Woman wins decades-long battle to save her Baltimore home


More than two decades after receiving a demolition order from the city of Baltimore, Sonia Eaddy has won the battle to save her home in Poppleton.

The city wanted to demolish Eaddy’s home to make way for a long-delayed development west of downtown, but Mayor Brandon Scott said at a news conference Monday that the developer had removed Eaddy’s property from a proposed development after negotiations with the city.

“I just want to cry right now,” Eaddy told a crowd of about 50 people. “It was foreseeable for a long time.”

The announcement comes after months of vague pledges from city officials to find a solution that would uphold Baltimore’s deal with New York developer La Cité and also address concerns from the Poppleton community. Online and in-person discussion among community members, activists, La Cité and city officials had been tense and controversial, but the mood on Monday was celebratory.

Scott thanked members of the Poppleton community for their patience while the city negotiated with La Cité.

“As we become more conscious of reinvesting in communities like this, we don’t want that reinvestment to harm our legacy residents, residents who have stayed in these communities, believed in our city, and borne the burden of decades of disinvestment,” Scott told the crowd . “Renovation must be a win-win situation for everyone.”

When Scott announced that Eaddy’s property would be removed from the proposed development, the crowd cheered and applauded, and a big smile spread across Eaddy’s face.

As Eaddy spoke, she thanked the mayor, city officials, the media and community organizers like Nicole King. But Eaddy said she has a special thanks for the public and said her home would not have been spared without significant outcry from other residents.

Eaddy even hugged Dan Bythewood, the president of La Cité, whose company had long planned to demolish their home.

“After a hearing we had down at City Hall, we met in the lobby and I told Dan [Bythewood] we can do this together,” Eaddy recalled. “We work better together. And thank you for this decision. And I look forward to working with you as you advance your development.”

For his part, Bythewood said he was excited to be “moving forward in a direction that is win-win for all.”

Dating to at least the 1900s, if not the 1870s, Sonia and Curtis Eaddy’s home stands near a row of brightly colored houses in alleyways on Sarah Ann Street. Alley houses are a particular style of small townhouses that are becoming increasingly rare in Baltimore.

As part of Monday’s announcement, Scott said development company Black Women Build will be renovating these alley houses.

Poppleton, a predominantly black neighborhood west of Martin Luther King Boulevard, has long suffered from rot, and city leaders began work on a redevelopment plan more than two decades ago.

Eaddy received word in 2000 that her three-story townhouse at the intersection of North Carrollton Avenue and Sarah Ann Street was to be demolished. Since then she has been fighting against her repression. Eaddy collected signatures on a Save the Block petition in 2005 after the city awarded La Cité the project to develop.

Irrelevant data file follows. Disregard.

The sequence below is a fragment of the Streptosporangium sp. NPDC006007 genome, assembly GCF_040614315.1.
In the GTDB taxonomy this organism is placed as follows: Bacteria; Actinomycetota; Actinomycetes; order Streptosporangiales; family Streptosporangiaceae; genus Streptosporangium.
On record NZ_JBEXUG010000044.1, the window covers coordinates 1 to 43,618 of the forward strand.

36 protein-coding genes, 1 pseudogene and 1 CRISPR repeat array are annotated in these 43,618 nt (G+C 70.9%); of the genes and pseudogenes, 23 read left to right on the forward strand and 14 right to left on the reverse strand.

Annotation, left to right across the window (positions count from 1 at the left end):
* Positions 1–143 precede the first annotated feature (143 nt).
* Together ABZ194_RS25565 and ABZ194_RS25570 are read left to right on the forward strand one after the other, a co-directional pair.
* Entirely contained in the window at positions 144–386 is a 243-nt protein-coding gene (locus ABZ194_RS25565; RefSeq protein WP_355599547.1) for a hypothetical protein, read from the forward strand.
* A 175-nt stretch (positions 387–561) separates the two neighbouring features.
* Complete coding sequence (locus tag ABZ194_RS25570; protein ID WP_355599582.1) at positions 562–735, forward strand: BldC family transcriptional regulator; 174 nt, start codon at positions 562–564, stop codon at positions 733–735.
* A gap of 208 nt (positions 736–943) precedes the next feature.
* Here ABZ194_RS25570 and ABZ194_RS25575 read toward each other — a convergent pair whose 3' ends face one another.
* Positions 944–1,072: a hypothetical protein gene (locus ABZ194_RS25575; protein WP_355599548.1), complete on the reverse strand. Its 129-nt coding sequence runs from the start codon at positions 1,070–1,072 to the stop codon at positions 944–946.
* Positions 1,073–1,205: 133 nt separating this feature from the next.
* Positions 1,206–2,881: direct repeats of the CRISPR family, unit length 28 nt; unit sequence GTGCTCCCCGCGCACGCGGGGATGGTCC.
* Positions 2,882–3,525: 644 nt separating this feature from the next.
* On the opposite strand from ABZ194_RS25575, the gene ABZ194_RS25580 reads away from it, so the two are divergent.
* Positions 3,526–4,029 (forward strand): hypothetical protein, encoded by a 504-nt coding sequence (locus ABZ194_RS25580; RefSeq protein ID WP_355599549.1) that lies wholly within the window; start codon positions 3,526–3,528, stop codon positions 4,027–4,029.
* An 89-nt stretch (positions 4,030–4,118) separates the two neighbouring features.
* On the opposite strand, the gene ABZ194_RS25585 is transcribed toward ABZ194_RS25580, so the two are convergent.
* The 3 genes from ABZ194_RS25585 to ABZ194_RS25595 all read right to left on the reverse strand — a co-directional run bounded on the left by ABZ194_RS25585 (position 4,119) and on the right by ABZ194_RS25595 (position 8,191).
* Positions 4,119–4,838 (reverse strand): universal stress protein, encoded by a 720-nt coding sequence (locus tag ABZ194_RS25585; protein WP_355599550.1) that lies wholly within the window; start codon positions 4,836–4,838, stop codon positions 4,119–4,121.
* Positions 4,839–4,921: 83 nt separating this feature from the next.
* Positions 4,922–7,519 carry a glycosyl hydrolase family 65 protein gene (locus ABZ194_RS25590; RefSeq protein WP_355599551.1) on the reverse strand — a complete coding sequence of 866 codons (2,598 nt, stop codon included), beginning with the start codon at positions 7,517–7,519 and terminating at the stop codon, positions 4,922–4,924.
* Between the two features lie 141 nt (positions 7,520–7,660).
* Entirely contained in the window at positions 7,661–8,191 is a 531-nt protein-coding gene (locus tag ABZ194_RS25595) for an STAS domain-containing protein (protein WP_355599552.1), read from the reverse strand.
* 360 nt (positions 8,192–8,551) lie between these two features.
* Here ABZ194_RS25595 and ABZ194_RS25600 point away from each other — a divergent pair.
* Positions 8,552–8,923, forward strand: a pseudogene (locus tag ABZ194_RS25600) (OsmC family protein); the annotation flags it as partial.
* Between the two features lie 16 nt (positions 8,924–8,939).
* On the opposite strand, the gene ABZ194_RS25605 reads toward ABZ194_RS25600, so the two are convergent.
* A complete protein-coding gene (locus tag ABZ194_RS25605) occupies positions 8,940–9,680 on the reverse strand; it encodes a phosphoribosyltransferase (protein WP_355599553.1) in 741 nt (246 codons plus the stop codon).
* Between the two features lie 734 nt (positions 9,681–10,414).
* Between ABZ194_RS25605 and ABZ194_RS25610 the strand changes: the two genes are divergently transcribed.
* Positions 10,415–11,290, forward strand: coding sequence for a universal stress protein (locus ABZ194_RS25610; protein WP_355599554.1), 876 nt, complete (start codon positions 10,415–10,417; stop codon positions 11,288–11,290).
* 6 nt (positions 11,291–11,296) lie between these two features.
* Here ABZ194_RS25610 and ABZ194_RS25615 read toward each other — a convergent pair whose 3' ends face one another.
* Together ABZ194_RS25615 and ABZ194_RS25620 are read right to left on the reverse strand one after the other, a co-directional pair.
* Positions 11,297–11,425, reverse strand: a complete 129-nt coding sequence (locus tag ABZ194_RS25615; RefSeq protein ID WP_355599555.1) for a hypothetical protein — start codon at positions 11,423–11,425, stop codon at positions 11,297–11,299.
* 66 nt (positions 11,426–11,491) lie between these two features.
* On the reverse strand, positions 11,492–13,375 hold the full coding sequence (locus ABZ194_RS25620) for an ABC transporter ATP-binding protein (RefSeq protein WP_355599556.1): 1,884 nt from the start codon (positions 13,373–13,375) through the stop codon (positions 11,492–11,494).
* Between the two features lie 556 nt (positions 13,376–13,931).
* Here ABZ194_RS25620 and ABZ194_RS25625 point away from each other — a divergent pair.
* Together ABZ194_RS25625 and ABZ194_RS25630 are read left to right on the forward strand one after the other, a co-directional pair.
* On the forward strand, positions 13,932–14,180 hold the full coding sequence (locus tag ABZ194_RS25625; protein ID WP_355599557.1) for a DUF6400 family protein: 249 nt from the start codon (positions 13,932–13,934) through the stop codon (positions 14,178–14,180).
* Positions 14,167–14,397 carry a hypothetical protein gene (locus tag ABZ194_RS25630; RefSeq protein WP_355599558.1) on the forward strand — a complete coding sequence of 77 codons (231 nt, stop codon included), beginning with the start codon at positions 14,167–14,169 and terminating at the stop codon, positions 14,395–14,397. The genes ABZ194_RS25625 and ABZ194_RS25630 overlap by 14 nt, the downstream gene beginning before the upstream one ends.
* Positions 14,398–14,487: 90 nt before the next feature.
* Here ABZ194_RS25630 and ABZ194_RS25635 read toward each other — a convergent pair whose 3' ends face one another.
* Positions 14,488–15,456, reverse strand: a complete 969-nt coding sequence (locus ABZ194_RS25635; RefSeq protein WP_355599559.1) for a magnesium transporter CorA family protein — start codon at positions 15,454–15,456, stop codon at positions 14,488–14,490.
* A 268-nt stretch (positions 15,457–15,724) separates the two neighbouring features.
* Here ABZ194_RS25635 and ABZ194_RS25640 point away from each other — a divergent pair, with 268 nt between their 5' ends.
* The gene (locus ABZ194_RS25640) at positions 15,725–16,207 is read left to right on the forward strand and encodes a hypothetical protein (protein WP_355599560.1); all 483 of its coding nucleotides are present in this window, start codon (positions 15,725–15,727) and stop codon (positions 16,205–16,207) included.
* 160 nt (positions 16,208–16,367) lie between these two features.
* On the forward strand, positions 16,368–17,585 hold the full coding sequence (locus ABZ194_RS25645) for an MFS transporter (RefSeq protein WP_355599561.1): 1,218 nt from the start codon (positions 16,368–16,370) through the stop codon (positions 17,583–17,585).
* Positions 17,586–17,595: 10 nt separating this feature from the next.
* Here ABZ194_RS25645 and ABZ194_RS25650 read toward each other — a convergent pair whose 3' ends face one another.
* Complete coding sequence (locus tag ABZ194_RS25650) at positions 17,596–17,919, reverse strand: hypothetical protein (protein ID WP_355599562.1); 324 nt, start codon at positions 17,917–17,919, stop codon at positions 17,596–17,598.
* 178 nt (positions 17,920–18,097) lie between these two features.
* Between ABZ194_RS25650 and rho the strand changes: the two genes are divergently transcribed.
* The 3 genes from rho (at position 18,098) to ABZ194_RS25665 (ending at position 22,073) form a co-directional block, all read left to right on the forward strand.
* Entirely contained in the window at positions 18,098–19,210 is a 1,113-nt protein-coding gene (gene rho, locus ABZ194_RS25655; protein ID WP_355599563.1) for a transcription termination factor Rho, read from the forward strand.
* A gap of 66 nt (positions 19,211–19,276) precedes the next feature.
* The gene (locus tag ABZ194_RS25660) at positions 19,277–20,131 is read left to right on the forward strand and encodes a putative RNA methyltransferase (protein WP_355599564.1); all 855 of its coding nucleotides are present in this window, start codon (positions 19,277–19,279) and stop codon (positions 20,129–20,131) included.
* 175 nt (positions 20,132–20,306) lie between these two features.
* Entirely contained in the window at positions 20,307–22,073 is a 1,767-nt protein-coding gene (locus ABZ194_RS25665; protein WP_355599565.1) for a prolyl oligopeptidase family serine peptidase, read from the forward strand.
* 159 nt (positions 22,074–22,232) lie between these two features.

At the time, Eaddy’s home was one of more than 500 lots slated for demolition for the Center\West development, more than half of which were already owned by the city or in the process of purchase. About 114 properties were inhabited, 34 of them by owners. As the redevelopment project continued to be delayed, the Eaddys became one of the few homeowners to stay and fight removal.

La Cité recently completed the first phase of its Center\West development, a mixed-use development of 262 rental units in five and six storey buildings.

Bythewood said Monday the next phase will be a senior living building at 231 N. Schroeder St. — and it won’t displace the Eaddys.

The Center\West project is a private development but had to work with the city to acquire lots and demolish. The project has also benefited from tax-boost funding, which diverts increased property taxes from city coffers to pay off debt for some infrastructure improvements instead. In 2017, the city issued $12 million of such tax increase funding bonds to support the project.

Activists had drawn parallels between the Center\West development and the Franklin-Mulberry Expressway, which runs along the north side of Poppleton.

The freeway, known as “The Highway to Nowhere,” is a 1.39-mile stretch of road originally intended to extend Interstate 70 into downtown Baltimore. The project was halted in the 1970s, but not before black neighborhoods were destroyed and hundreds of families displaced.

Eaddy described her win Monday as much more than a decades-long struggle over a single home, but as a sign to other Baltimore neighborhoods that they can control their own destiny if they are willing to organize and fight.

“It’s what it takes for all of Baltimore City,” Eaddy said. For “the residents who are invested in these neighborhoods, who have suffered and lived through all of the divestment, this victory is for us – all of us.”

https://www.washingtonpost.com/local/woman-wins-decades-long-fight-to-save-her-home-in-baltimore/2022/07/20/79d41e8a-07d1-11ed-911b-f04803b1891b_story.html Woman wins decades-long battle to save her Baltimore home

Dustin Huang

Dustin Huang is a 24ssports U.S. News Reporter based in London. His focus is on U.S. politics and the environment. He has covered climate change extensively, as well as healthcare and crime. Dustin Huang joined 24ssports in 2021 from the Daily Express and previously worked for Chemist and Druggist and the Jewish Chronicle. He is a graduate of Cambridge University. Languages: English. You can get in touch with me by emailing: dustinhuang@24ssports.com.

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